International graduates with Post-Graduation Work Permits (PGWP) that were extended for 18 months last year need not fear them running out because they qualify for an open work permit under new Immigration, Refugees and Citizenship Canada (IRCC) measures.
“Similar to the policy launched in 2021 for those with expiring post-graduation work permits, the new measures allow foreign nationals whose post-graduation work permit expired or will expire from Sept. 20 to Dec. 31, 2022, the opportunity to get an additional 18 months to work in Canada,” Rémi Larivière, a spokesperson for IRCC told Immigration.ca in an email.
“It is important to note that some foreign nationals who may have applied under the 2021 policy for those with expiring post-graduation work permits could also apply under this new policy,” he said.
“Applicants whose post-graduation work permit expired between Sept. 20, 2021, and Nov. 27, 2021, could meet the criteria for both.”
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The reassurance from the Canadian immigration official comes as many PGWP holders are worrying about their future in Canada. Many fear their PGWP will expire before they have an opportunity to apply for permanent residency under the Canadian Experience Class (CEC).
“Anyone who held a post-graduation work permit previously, and then had an additional work permit through the 2021 policy, will have had between two and 4.5 years to gain work experience,” said Larivière.
“This means that even those who qualified for a minimum length of post-graduation work permit originally, because they graduated from a short program, will have had more than two years to work in Canada. Many more graduates are approved for the maximum three-year post-graduation work permit than the minimum length of eight months.”
Under the CEC program, applicants need to demonstrate they have at least a year’s worth of work experience.
Extra Work Experience In Canada Boosts CRS Scores And Helps With Express Entry Applications
In the draws for Invitations to Apply (ITA) under that program, the IRCC scours the Express Entry pool of profiles which are ranked according to their Comprehensive Ranking System (CRS) scores, with those applicants with higher scores being more likely to receive an ITA.
By having more work experience in Canada, applicants gain more points.
While an applicant without a spouse or common-law partner can get 40 points for one year of work experience, four years of work experience would give him or her 72 points, providing that applicant with an edge in the selection process compared to applicants with less work experience.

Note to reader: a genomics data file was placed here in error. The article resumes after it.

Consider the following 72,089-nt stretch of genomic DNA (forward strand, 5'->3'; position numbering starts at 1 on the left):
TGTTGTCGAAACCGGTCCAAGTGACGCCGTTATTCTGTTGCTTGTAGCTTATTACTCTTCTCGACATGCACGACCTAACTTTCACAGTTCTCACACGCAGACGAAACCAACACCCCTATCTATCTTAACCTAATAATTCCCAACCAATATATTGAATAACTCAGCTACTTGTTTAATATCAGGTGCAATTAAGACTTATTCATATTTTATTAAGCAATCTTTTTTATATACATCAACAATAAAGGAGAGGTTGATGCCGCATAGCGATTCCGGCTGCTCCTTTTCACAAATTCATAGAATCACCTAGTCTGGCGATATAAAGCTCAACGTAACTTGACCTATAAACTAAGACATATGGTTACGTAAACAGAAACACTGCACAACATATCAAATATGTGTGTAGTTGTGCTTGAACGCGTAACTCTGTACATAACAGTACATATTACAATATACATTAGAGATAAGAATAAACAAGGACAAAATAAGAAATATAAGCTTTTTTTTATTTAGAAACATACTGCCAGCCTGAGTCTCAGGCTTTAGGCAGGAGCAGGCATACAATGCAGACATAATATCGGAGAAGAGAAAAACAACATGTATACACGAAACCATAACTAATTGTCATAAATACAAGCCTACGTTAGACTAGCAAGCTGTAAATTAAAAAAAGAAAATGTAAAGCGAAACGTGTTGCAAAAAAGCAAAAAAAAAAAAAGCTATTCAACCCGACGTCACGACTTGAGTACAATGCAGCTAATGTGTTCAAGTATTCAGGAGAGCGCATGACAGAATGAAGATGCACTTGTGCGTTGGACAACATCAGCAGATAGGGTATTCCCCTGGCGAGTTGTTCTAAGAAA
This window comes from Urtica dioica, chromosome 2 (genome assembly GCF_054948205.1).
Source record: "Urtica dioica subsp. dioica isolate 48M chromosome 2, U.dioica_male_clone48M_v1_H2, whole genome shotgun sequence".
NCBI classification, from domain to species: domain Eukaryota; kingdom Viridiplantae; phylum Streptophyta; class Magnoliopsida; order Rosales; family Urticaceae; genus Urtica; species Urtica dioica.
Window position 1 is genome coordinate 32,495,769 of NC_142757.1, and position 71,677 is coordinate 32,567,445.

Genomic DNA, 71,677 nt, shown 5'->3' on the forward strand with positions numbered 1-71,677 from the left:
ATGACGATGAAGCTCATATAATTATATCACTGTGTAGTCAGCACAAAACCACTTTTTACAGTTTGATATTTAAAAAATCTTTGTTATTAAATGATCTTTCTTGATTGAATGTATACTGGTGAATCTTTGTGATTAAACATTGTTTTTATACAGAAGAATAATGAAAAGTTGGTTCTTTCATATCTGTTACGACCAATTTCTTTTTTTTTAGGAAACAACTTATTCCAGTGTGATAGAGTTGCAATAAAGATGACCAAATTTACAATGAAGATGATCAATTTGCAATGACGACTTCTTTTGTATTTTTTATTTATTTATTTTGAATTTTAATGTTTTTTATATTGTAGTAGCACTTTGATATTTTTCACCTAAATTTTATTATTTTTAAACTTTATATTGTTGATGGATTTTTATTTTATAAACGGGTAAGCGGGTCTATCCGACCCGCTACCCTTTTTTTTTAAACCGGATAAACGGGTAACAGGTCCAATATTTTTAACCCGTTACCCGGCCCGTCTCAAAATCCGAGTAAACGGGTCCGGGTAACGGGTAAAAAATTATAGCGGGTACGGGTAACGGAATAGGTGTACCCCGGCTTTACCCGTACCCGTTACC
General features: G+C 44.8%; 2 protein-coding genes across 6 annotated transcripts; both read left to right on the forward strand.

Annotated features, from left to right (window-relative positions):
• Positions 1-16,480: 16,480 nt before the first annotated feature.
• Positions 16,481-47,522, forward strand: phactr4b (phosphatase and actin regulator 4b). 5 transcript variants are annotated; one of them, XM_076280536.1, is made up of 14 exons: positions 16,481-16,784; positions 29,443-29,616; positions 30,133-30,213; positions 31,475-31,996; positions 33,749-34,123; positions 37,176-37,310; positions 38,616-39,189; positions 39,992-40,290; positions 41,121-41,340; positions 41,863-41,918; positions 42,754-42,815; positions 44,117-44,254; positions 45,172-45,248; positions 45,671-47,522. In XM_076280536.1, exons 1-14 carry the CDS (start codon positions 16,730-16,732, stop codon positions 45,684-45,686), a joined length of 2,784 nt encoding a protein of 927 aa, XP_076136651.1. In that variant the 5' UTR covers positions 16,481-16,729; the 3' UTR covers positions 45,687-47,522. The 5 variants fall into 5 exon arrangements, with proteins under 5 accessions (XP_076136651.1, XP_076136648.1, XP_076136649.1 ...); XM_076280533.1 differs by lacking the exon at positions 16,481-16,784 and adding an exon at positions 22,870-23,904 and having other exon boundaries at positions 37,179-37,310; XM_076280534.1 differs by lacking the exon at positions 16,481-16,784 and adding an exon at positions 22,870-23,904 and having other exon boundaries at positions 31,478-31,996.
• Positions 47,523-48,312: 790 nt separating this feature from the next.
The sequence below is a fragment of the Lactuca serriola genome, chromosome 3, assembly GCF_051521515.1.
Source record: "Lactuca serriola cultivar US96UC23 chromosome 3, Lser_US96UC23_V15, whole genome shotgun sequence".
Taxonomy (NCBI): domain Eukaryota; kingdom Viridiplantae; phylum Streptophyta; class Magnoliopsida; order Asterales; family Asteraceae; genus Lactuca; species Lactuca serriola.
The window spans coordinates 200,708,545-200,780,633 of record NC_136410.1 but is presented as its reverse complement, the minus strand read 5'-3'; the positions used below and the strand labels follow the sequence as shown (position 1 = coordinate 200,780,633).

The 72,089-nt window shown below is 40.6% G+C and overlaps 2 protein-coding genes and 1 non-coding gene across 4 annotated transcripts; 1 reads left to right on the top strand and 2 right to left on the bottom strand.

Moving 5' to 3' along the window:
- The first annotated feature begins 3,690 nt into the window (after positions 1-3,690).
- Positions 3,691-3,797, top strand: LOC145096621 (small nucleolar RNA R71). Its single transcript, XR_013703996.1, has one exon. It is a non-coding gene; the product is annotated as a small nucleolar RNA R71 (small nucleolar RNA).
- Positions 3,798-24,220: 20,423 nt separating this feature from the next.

“The government recognizes that international students are an important source of future permanent residents,” said Larivière. “Of the 406,005 people who became permanent residents in 2021, more than 157,000 were former international students, a new record.”
TR-to-PR Pathway In The Works Geared To International Students
Immigration Minister Sean Fraser is also known to be working on a new temporary-to-permanent resident (TR-to-PR) pathway likely geared to international students and that program is expected to be announced within a few months.
“We are looking right now at the best path forward to create a permanent pathway for temporary residents,” Fraser reportedly told the CBC in June.
Last year, Canada announced it would accept 90,000 applications from temporary residents under a one-time TR-to-PR program which took applications until November.
That pathway targeted healthcare and other workers in Canada and recent international graduates from Canadian colleges and universities. It applied across the country except for the francophone province of Quebec which operates its own immigration system.
The pathway had accepted 84,177 applications and IRCC figures show Canada had welcomed 23,885 new permanent residents under this TR-to-PR pathway by the end of last year.
With the potential new pathway for temporary residents to get their permanent residency within 120 days following a motion in the House of Commons in May. That means this pathway’s announcement is imminent, likely to be unveiled before the end of September.
“That actually puts me on a clock to come up with a framework to establish this new permanent residency pathway, not just for international students, but also for temporary foreign workers,” Fraser reportedly told the national broadcaster back in June.
“We’re in the depths of planning the policy so we can have a policy that’s not driven by a need to respond urgently in the face of an emergency, but actually to have a permanent pathway that provides a clear path for those seeking permanent residency who can enter Canada.”
In his e-mailed response to Immigration.ca on Aug. 18, the IRCC spokesperson kept his cards close to his chest when it came to questions about this future TR-to-PR program.
“We cannot speculate on future policy or program decisions,” said Larivière. “Details of any new initiative would be announced when appropriate in the future.”